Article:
Miriai’s Story

One of the first stories I became acquainted with in the Mandaean Book of John is the story of Miriai. Since it is one of the excerpts from the book that had previously been translated into English, it was interesting to spend some time wrestling with some of the obscure terms and idioms in the passage.

I’ve just posted a draft of my new translation of chapter 34 of the Mandaean Book of John on the Mandaean Book of John blog. This is the first of two chapters devoted to her story, although she appears as a character earlier in the book, interacting with John the Baptist. By that stage, she seems to already be a Mandaean, and since the material in the Mandaean Book of John is not organized chronologically, presumably this story may be set prior to the activity of John.

I will be looking carefully at this material once again in my conference paper that I will be reading at SBL in November. Like the story of portents as precursors to the birth of John the Baptist, the story of Miriai prominently features the temple in Jerusalem and engages in anti-Jewish polemic. The story is perhaps best viewed through the lens of recent work on cultural memory. On the one hand, we can see how the story was updated in retelling, so that Jerusalem became a ruin and the context of the story and background of Miriai become Babylonia, despite the action being set in Jerusalem. On the other hand, it may be hard to imagine the story’s polemic against the temple in Jerusalem arising long after that edifice had ceased to stand and far to the East of its location. And so, even if we cannot disentangle earlier and later strands the way some have tried to in the past, may we nevertheless perhaps be justified in concluding that the story reflects a tradition of storytelling that goes back to prior to 70 C.E.?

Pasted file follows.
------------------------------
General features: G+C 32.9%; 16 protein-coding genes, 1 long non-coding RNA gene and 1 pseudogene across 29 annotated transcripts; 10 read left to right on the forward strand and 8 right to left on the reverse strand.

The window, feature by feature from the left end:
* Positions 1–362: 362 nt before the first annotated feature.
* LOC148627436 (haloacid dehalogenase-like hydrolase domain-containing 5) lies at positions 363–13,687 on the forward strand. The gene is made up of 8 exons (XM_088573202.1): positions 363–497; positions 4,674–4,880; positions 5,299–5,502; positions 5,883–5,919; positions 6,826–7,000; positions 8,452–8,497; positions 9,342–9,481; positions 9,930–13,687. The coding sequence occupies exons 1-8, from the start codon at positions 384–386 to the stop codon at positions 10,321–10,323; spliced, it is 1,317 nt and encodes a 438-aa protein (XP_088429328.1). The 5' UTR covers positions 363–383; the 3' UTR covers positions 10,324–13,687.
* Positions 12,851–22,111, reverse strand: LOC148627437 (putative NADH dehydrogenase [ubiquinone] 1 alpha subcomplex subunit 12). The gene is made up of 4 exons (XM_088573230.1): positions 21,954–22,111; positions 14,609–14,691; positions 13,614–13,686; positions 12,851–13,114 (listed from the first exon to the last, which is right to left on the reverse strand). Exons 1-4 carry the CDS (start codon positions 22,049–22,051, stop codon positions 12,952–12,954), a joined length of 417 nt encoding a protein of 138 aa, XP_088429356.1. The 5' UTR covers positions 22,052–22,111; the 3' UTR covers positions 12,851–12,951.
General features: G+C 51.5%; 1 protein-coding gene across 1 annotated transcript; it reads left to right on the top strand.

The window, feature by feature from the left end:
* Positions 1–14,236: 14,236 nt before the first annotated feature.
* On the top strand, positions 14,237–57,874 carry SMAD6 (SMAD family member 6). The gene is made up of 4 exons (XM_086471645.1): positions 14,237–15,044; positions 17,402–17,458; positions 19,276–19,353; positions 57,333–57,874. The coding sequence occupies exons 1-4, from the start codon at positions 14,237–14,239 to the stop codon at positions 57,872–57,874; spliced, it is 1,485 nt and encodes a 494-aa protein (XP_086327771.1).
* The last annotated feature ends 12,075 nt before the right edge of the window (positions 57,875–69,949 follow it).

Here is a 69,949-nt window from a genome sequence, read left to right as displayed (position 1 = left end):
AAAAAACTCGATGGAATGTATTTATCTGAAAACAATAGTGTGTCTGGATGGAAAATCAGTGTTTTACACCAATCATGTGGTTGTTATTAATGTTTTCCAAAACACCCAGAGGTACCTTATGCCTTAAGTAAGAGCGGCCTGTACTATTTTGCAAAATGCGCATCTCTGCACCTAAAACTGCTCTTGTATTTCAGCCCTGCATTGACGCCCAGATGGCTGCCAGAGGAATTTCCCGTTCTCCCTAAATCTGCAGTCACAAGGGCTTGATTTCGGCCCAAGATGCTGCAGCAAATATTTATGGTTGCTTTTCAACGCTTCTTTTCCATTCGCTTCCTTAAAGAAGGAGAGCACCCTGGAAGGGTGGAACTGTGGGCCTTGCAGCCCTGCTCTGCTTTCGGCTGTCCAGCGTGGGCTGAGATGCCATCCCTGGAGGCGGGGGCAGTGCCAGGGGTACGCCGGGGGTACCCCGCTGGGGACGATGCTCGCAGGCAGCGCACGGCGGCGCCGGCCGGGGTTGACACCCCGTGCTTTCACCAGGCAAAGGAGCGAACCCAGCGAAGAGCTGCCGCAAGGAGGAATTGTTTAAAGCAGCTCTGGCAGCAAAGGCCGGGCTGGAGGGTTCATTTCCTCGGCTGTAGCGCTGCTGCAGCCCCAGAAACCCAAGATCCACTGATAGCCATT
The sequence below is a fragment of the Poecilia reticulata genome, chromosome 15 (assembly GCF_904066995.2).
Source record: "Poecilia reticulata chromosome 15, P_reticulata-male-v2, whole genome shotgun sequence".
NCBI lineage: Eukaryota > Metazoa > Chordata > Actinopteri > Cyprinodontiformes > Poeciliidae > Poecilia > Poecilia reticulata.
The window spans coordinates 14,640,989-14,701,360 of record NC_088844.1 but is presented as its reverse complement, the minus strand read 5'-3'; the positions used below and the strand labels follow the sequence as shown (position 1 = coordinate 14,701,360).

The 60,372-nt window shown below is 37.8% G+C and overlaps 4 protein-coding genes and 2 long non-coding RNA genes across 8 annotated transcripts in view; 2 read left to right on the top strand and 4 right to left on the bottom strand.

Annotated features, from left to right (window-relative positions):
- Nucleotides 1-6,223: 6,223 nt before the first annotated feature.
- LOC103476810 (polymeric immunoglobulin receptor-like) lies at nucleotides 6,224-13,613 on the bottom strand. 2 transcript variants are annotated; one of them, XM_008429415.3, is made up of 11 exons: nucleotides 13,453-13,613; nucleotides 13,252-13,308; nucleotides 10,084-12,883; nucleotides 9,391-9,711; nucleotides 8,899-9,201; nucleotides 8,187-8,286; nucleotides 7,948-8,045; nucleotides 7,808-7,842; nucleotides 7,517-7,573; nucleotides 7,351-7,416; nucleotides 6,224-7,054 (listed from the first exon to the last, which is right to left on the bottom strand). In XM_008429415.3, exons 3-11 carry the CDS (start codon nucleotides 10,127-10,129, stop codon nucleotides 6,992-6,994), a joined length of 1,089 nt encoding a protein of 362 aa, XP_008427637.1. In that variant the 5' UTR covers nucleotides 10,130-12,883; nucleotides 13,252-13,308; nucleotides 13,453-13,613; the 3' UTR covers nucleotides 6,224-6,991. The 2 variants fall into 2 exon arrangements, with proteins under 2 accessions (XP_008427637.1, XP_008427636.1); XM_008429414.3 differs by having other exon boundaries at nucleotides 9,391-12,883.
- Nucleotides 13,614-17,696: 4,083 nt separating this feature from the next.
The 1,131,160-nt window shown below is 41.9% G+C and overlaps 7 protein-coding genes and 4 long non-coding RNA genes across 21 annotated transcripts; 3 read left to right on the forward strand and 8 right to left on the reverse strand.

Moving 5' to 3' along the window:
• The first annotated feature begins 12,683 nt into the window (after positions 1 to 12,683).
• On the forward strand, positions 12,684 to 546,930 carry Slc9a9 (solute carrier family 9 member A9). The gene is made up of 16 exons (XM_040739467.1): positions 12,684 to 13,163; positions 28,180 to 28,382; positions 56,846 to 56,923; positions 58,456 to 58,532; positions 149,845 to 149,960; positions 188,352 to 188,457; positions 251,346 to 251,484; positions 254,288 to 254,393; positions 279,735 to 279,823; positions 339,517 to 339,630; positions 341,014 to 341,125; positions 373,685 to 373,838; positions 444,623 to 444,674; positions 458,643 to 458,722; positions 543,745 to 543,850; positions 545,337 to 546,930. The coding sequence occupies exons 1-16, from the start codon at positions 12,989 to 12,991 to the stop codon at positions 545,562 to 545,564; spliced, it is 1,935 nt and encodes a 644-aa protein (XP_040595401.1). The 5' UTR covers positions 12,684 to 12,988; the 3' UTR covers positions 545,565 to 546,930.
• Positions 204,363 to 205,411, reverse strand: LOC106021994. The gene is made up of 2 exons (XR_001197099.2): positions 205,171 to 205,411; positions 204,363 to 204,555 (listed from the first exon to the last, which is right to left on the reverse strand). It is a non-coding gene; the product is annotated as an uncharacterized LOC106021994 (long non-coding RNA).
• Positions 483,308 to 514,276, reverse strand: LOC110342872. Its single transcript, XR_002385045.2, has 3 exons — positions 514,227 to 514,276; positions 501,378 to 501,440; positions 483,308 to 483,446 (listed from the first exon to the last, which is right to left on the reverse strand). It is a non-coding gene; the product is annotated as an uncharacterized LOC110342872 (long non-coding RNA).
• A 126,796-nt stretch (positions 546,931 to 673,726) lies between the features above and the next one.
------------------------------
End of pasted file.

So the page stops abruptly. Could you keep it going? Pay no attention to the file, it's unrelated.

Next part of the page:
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  • Michael Wilson

    James, I can’t wait wait for you to finish your work on these text. I was wondering if you are getting the impression that the mandeans John is based soley on the gospels John or if the mandeans have developed from a seperate tradtion. I suppose my hope is this is a remnent of the community of John the baptist him self and not just a seperate comunity that decided to link its self to a popular christian saint.

    • http://www.patheos.com/blogs/religionprof/ James F. McGrath

      Since many have wanted the Mandaeans to be ancient and independent of Christianity, for a variety of reasons, I have been cautiously beginning with the most likely scenario – that parallel material could have been borrowed from Christian sources. Having done that, there seems to me much that simply does not fit that scenario, that does not seem like a reworking of the New Testament sources. And so I do think that there is independent tradition as at least part of the picture, yes.

      The relationship to John the Baptist is yet another puzzle, since he is viewed positively and claimed by the Mandaeans as one of their own, and yet he is not viewed as in any sense the founder of the Mandaeans. One intriguing possible explanation for the connection can be found in Theodore bar Koni’s reference to the Mandaeans as “Dostheans.” There was an ancient Gnostic group referred to by Church Fathers as Dositheans, named after a teacher named Dositheos whose own teacher was…can you guess? :-)